port of disembarkation meaning, port of disembarkation definition | English Cobuild dictionary



  ( ports    plural  )
1       n-count   A port is a town by the sea or on a river, which has a harbour.  
Port-Louis is an attractive little fishing port., ...the Mediterranean port of Marseilles.     
2       n-count   A port is a harbour area where ships load and unload goods or passengers.  
oft N n  
...the bridges which link the port area to the city centre.     
3       n-count   A port on a computer is a place where you can attach another piece of equipment, for example a printer.     (COMPUTING)  
4       adj   In sailing, the port side of a ship is the left side when you are on it and facing towards the front.     (TECHNICAL, Antonym: starboard)  
Her official number is carved on the port side of the forecabin.     
      Port is also a noun., n-uncount   usu to N     (Antonym: starboard)    USS Ogden turned to port.     
5       n-uncount   Port is a type of strong, sweet red wine.  
He asked for a glass of port after dinner.     

car port        ( car ports    plural  ) , carport   A car port is a shelter for cars which is attached to a house and consists of a flat roof supported on pillars.      n-count  
free port        ( free ports    plural  ) A free port is a port or airport where goods can be brought in from foreign countries without payment of duty if they are going to be exported again.     (BUSINESS)      n-count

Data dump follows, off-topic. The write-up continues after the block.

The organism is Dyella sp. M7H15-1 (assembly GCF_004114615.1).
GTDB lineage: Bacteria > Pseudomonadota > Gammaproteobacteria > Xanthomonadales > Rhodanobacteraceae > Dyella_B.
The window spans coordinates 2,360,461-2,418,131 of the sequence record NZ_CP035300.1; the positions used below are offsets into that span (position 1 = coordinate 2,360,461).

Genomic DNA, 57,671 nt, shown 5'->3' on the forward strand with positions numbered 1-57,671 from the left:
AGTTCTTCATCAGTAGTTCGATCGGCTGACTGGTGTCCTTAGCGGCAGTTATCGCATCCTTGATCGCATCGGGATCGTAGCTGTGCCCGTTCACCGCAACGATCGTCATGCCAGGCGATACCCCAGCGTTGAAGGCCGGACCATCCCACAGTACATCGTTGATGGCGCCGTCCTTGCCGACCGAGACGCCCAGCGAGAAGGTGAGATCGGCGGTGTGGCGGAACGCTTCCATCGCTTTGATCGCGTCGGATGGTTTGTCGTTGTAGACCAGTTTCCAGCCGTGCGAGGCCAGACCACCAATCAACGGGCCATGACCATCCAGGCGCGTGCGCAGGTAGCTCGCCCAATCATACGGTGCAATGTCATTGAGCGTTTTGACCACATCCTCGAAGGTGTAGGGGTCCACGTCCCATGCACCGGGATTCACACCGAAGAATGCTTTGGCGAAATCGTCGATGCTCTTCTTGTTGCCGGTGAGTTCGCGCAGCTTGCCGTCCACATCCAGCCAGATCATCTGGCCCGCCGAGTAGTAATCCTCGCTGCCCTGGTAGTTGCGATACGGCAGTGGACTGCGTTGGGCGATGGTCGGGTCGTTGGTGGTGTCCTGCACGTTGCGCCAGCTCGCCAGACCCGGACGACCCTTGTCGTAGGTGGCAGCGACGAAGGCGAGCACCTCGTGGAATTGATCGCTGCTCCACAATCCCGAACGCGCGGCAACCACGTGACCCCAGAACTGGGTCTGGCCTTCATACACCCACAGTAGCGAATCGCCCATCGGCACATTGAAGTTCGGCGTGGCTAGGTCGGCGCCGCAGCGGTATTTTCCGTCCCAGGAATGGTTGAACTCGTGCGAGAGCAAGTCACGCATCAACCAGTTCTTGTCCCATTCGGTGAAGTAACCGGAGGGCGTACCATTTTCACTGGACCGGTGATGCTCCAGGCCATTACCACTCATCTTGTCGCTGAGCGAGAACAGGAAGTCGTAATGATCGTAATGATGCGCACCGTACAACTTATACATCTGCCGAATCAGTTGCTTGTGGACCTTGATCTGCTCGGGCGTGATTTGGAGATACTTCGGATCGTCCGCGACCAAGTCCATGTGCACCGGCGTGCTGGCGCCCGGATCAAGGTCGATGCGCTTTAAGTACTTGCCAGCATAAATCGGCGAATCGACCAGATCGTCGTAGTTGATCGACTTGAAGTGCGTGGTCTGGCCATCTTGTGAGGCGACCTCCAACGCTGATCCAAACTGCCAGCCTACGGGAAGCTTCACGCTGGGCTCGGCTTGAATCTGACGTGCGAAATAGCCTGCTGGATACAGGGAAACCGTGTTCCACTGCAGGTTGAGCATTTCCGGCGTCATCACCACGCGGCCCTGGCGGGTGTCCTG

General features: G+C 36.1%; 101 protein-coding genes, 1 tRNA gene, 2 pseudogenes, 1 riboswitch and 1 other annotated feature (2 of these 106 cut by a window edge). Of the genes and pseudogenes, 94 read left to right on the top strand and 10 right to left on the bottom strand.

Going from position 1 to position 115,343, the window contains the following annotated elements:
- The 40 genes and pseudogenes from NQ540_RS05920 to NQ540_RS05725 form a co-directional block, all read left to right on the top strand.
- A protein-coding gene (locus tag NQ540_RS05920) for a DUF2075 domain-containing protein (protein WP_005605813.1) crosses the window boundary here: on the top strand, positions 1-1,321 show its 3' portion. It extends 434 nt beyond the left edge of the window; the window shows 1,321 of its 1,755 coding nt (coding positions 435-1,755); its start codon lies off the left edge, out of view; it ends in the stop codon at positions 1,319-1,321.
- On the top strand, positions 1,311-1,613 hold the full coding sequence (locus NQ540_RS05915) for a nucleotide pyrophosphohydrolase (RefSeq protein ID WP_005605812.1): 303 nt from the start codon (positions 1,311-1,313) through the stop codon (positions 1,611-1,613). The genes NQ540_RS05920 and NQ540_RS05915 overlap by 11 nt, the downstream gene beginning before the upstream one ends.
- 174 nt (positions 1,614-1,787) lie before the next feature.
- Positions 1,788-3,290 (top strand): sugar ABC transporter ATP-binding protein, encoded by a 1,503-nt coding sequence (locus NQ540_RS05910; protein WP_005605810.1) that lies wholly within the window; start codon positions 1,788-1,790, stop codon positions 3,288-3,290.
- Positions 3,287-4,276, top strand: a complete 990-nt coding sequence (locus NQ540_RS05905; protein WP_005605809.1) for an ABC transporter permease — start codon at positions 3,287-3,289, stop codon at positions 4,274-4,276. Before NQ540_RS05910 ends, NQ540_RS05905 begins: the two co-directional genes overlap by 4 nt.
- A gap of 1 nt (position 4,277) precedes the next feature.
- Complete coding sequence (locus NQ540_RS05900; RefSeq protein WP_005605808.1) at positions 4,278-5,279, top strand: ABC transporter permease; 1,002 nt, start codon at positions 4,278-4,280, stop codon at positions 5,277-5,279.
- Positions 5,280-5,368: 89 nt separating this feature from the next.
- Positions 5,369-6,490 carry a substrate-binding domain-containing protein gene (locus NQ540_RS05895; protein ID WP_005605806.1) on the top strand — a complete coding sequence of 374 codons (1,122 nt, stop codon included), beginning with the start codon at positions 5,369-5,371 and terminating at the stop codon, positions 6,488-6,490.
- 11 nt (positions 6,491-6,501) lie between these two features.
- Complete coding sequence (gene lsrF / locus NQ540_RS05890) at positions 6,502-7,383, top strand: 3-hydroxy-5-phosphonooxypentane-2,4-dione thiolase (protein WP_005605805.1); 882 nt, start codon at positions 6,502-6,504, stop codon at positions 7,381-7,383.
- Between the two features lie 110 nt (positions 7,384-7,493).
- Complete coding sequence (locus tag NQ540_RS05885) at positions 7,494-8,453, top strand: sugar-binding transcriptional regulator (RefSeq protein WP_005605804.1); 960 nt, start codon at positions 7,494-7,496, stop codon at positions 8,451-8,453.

port of call        ( ports of call    plural  )
1       n-count   A port of call is a place where a ship stops during a journey.  
Their first port of call will be Cape Town.     
2       n-count   A port of call is any place where you stop for a short time when you are visiting several places, shops, or people.  
INFORMAL   The local tourist office should be your first port of call in any town.     
serial port        ( serial ports    plural  ) A serial port on a computer is a place where you can connect the computer to a device such as a modem or a mouse.     (COMPUTING)      n-count  
Translation English - Cobuild Collins Dictionary  
Collaborative Dictionary     English Cobuild
Port Out Starboard Home
Folk etymology: rich ship passengers paid for cabins on the side most in shadow. Supposedly shortened to P.O.S.H on tickets. No evidence for this origin; the word comes from 19th century slang.
a false acronym created "backwards", i.e. from a phrase deliberately invented to generate the acronym, e.g. posh "port out starboard home".
A social club started at Port Royal by Samuel de Champlain to help pass the long and cold winter nights. Each person took turns being host for an evening and serving his fellow man.


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"Collins Cobuild English Dictionary for Advanced Learners 4th edition published in 2003 © HarperCollins Publishers 1987, 1995, 2001, 2003 and Collins A-Z Thesaurus 1st edition first published in 1995 © HarperCollins Publishers 1995"